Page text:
Does infrasound travel further than other sound? Yes, infrasound does propagate farther than higher-frequency sound, but it still diminishes as the distance increases. Like normal sound, the higher the infrasound level, the further away it will be detectable. The initial fall off is to diminish as the inverse of the distance squared (pressure reduction of 6dB per doubling of distance). However, audible ranges of sound diminish more rapidly, mainly due to absorption in the air, while infrasound does not have this additional effect .[2] Interestingly, elephants use infrasound to communicate over longer distances and it took a while for humans to figure this out as no one could hear or feel it.[8]

How much infrasound are people exposed to daily? If they live in cities, typically they are exposed to 50–65 dBG of infrasound most of the time due to traffic, air conditioning, heating fans, subways and air traffic. If they live near airports, more.

What are these dBLin, dBA and dBG things? dBLin is the actual sound if it were measured by a relatively perfect instrument. dBA is a filter that is applied to the actual sound so that it most closely reflects what human ears can hear of the sound; we hear higher frequencies better than lower ones. dBG is a filter that is applied to the actual sound to approximate how humans perceive infrasound and low-frequency sound, mostly between 10 Hz and 30 Hz.

Second, the health-related aspects of infrasound.

Can infrasound harm humans? No, unless it’s part of a shockwave from an explosion. The canonical assessment of the potential for weaponizing sound found no evidence of any human harm from infrasound up to 170 dB.[25]

Is Vibro-Acoustic Disease (VAD) real? No. A Portuguese pathologist dealing with workers’ compensation claims made up this disease about 30 years ago. Dr. Castelo-Branco was ignorant of the normal thickness of heart vessel walls and mistook normal thicknesses for greater thickness. A house of cards made of tissue paper has been built on jello based on this mistake, and Dr. Castelo-Branco and his heir-apparent Prof Alves-Pereira, appear resistant to any attempts to point this out to them.Prof Alves-Pereira has apparently never seen a deformity or symptom that couldn’t be attributed to VAD, more recently from wind turbine infrasound, including horse leg problems, and linked VAD to wind turbines based on a case study of one 12 year old boy. VAD is not recognized by any medical authority or database, and has been thoroughly debunked by Norwegian biomarker and CT scan studies specifically assessing VAD. The only people using the term VAD are the 3–4 researchers in Portugal who write about it and anti-wind groups. The following analysis of the research on VAD is highly telling:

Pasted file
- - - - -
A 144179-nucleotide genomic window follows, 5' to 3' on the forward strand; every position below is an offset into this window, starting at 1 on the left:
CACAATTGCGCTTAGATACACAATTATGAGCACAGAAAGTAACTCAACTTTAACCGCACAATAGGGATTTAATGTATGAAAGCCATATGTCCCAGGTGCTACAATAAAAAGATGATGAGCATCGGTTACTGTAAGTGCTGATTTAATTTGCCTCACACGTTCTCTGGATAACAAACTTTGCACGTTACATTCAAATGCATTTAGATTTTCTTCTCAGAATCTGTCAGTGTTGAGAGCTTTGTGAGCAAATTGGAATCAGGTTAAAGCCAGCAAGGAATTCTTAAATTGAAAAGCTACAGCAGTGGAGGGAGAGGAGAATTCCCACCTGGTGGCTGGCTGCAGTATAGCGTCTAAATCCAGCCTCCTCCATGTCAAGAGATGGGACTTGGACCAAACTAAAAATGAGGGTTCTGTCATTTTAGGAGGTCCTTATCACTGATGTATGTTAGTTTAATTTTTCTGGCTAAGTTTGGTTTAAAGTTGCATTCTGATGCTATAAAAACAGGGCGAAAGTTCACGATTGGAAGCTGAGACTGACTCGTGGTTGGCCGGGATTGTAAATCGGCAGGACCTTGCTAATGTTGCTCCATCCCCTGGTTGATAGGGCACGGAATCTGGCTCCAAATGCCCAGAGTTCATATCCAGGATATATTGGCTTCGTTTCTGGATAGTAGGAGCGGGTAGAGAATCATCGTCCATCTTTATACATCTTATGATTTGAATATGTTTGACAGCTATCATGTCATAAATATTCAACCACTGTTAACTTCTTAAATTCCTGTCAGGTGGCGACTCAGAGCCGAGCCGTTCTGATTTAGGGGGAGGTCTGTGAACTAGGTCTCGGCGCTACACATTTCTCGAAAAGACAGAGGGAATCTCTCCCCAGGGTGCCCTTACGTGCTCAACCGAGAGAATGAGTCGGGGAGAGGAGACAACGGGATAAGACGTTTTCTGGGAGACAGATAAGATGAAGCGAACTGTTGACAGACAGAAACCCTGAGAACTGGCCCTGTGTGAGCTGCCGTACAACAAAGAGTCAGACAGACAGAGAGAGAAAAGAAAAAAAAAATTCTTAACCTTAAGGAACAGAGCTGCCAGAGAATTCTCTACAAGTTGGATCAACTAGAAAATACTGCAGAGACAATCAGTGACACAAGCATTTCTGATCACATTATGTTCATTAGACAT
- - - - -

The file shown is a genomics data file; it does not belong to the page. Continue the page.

Of the 35 papers on VAD, 34 had a first author from a single Portuguese research group. Seventy four per cent of citations to these papers were self-citations by the group. [13]

As the average level of self-citation is 7% in science, this is a strong indication that this is not taken seriously by other scientists, and the handful of researchers working on it take themselves too seriously.

Can infrasound have other impacts on humans? Yes, there is some evidence that some people feel anxiety when exposed to sufficient volumes of infrasound. The experiment masked volumes of infrasound above 85 dBG in loud music and assessed the reactions of the audience of 700. Some 22% reported anxiety and other mild stress reactions. Other physiological impacts are asserted in terms of resonance frequency of various body parts such as seeing ghosts, but these are also experienced at high-volumes of infrasound.[4]

Now for wind turbines.

Do wind turbines emit infrasound? Yes, like virtually every other piece of moving equipment, wind turbines emit infrasound.

How much infrasound do wind turbines emit? Modern wind turbines emit an average of 60–63 dBG next to the wind turbine. This means that humans can’t hear or feel the infrasound when they are standing next to the wind turbine. It also means the infrasound is far below the levels at which other impacts above were noted. [1]

Is infrasound the same as the regular sounds caused by the blades passing the tower? No, this is regular noise that occurs a bit more than once a second, but it is different than infrasound. It is often confused with infrasound because of the coincidence of low numbers per second of something related to noise. This is best described in the same way as your heart-rate or music, as beats per minute.

How low is the infrasound at dwellings near wind turbines? Measurements with good methodology and approaches detected infrasound at 200 and 360 meters at less than 60 dBG outdoors, and showed that indoors with the windows closed infrasound was even lower. [1]

Does wind energy cause unusual amounts of infrasound at dwellings? No. A well-structured comparative study sponsored by the South Australia Environment Protection Authority concluded that wind energy generated infrasound was below the levels experienced by urban and rural dwellers from other sources, and could not be separately identified.

Organised shutdowns of the wind farms adjacent to Location 8 and Location 9 indicate that there did not appear to be any noticeable contribution from the wind farm to the G-weighted infrasound level measured at either house.

Can the reported health impacts of infrasound from wind turbines be explained by the nocebo effect? Yes. Researcher Fiona Crichton and her co-authors studied the nocebo effect on infrasound in a carefully designed trial. [22] They separated the study group and exposed one subset to internet literature claiming health impacts from infrasound. The control group did not read the infrasound literature. They exposed both groups to both infrasound and no infrasound while telling them that they were being exposed to infrasound. Here is their conclusion: